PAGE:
Author Topic: Pronounciation  (Read 189877 times)

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Offline TimM

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Re: Pronounciation
« Reply #330 on: October 15, 2012, 12:07:17 PM »
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'Moving house' makes perfect sense to me

Of course it would.


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Not legally, we don't!!! (Yes, I know what you meant; but I couldn't resist the temptation....)

I hear now they use human volunteers to be the "fox".  Of course, said human is not killed when the chase ends.

Offline Rodney_G.

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Re: Pronounciation
« Reply #331 on: October 15, 2012, 05:58:43 PM »
Rodney, Actually the quote was been attributed to George Bernard Shaw, but there is no proof in his writings.

"Sometimes the inquirer asks, 'Was it Wilde or Shaw?’ The answer appears to be: both. In The Canterville Ghost (1887), Wilde wrote: ‘We have really everything in common with America nowadays except, of course, language’.  However, the 1951 Treasury of Humorous Quotations (Esar & Bentley) quotes Shaw as saying: ‘England and America are two countries separated by the same language’, but without giving a source.  The quote had earlier been attributed to Shaw in Reader’s Digest (November 1942).

Much the same idea occurred to Bertrand Russell (Saturday Evening Post, 3 June 1944): ‘It is a misfortune for Anglo-American friendship that the two countries are supposed to have a common language’, and in a radio talk prepared by Dylan Thomas shortly before his death (and published after it in The Listener, April 1954) - European writers and scholars in America were, he said, ‘up against the barrier of a common language’.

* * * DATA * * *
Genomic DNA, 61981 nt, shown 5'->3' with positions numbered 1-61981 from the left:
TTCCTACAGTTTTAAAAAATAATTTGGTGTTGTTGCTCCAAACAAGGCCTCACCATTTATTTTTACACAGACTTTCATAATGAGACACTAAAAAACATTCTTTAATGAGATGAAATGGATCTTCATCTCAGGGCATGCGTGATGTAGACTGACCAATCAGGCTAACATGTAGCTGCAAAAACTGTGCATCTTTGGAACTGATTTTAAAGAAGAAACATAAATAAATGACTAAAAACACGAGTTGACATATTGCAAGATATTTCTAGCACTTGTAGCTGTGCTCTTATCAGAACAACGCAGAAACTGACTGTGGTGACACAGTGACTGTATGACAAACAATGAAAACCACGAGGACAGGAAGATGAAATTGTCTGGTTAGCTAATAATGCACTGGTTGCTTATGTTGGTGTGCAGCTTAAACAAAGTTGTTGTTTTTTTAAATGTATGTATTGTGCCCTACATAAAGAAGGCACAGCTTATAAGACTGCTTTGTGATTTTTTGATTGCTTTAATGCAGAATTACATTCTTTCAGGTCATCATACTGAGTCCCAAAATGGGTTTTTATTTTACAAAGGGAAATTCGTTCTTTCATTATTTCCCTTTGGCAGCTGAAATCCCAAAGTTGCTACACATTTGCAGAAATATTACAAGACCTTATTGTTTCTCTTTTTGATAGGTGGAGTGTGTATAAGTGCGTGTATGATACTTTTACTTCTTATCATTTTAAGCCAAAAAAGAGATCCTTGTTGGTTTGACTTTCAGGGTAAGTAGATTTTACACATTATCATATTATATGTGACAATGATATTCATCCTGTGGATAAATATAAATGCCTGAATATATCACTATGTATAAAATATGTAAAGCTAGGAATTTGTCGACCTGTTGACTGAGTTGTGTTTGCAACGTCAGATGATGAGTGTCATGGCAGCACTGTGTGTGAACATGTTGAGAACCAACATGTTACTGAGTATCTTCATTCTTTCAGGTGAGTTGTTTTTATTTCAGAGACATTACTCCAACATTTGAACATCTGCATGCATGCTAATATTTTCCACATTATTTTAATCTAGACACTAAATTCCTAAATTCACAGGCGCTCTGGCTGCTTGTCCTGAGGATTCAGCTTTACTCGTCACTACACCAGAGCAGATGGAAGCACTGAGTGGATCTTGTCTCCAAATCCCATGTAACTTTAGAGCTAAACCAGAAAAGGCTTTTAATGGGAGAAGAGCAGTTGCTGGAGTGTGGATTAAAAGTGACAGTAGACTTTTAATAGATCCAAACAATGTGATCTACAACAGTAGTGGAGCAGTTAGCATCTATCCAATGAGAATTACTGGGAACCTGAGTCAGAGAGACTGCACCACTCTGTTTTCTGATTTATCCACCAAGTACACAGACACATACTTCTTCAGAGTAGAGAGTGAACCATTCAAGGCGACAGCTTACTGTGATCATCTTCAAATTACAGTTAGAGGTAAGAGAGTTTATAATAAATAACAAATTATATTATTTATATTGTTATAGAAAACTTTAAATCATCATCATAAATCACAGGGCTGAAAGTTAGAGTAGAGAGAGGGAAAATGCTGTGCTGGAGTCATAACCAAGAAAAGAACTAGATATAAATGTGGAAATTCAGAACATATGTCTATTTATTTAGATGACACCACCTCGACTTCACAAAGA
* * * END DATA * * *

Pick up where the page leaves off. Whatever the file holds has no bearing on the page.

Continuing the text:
Inevitably this sort of dubious attribution has also been seen: ‘Winston Churchill said our two countries were divided by a common language’ (The Times, 26 January 1987; The European, 22 November 1991.) "


Like a lot of quotes, this has passed into urban legend.


I believe I stand corrected, Alixz
Rodney G.

Offline Kalafrana

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Re: Pronounciation
« Reply #332 on: October 16, 2012, 03:59:03 AM »
'I hear now they use human volunteers to be the "fox".'

This is called drag hunting. A fit young man drags a blanket soaked in fox urine round a route which the hounds then follow. But if the hounds starty pursuing a genuine fox it is quite legal to hunt it.

Ann

Offline historyfan

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Re: Pronounciation
« Reply #333 on: October 16, 2012, 08:46:33 AM »
And people *volunteer* for that "privilege"? Hm.

Sorry...way, way off topic, but I'm curious!

Offline Forum Admin

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Re: Pronounciation
« Reply #334 on: October 16, 2012, 10:02:22 AM »
and this has what? to do with Russian pronunciation??

Offline TimM

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Re: Pronounciation
« Reply #335 on: October 16, 2012, 12:07:30 PM »
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And people *volunteer* for that "privilege"? Hm.

Sorry...way, way off topic, but I'm curious!

They figure its more humane.

Offline Romafan96

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Re: Pronounciation
« Reply #336 on: November 18, 2012, 10:01:39 AM »
I only found out the proper way to announce Anastasia after watching synchronised swimming. I remember hearing that the Russian duet of Anastasia Davydova and Anastasia Ermakova always had their first names pronounced as Ana-sta-SI-a. Again, that sounds more Russian than the western pronunciation of Ana-stay-zhar or Ana-star-zyhar (the latter is more American).

Despite my British ways, I think is important to pronounce someone's name the way they themselves say it out of respect to them. It takes a while to get accustomed to the Russian stresses, but once you get it you won't forget it. It also helps when it comes to learning foreign languages. I am currently teaching myself Russian for when I go and it makes it easier to get your head around the phonetics. :D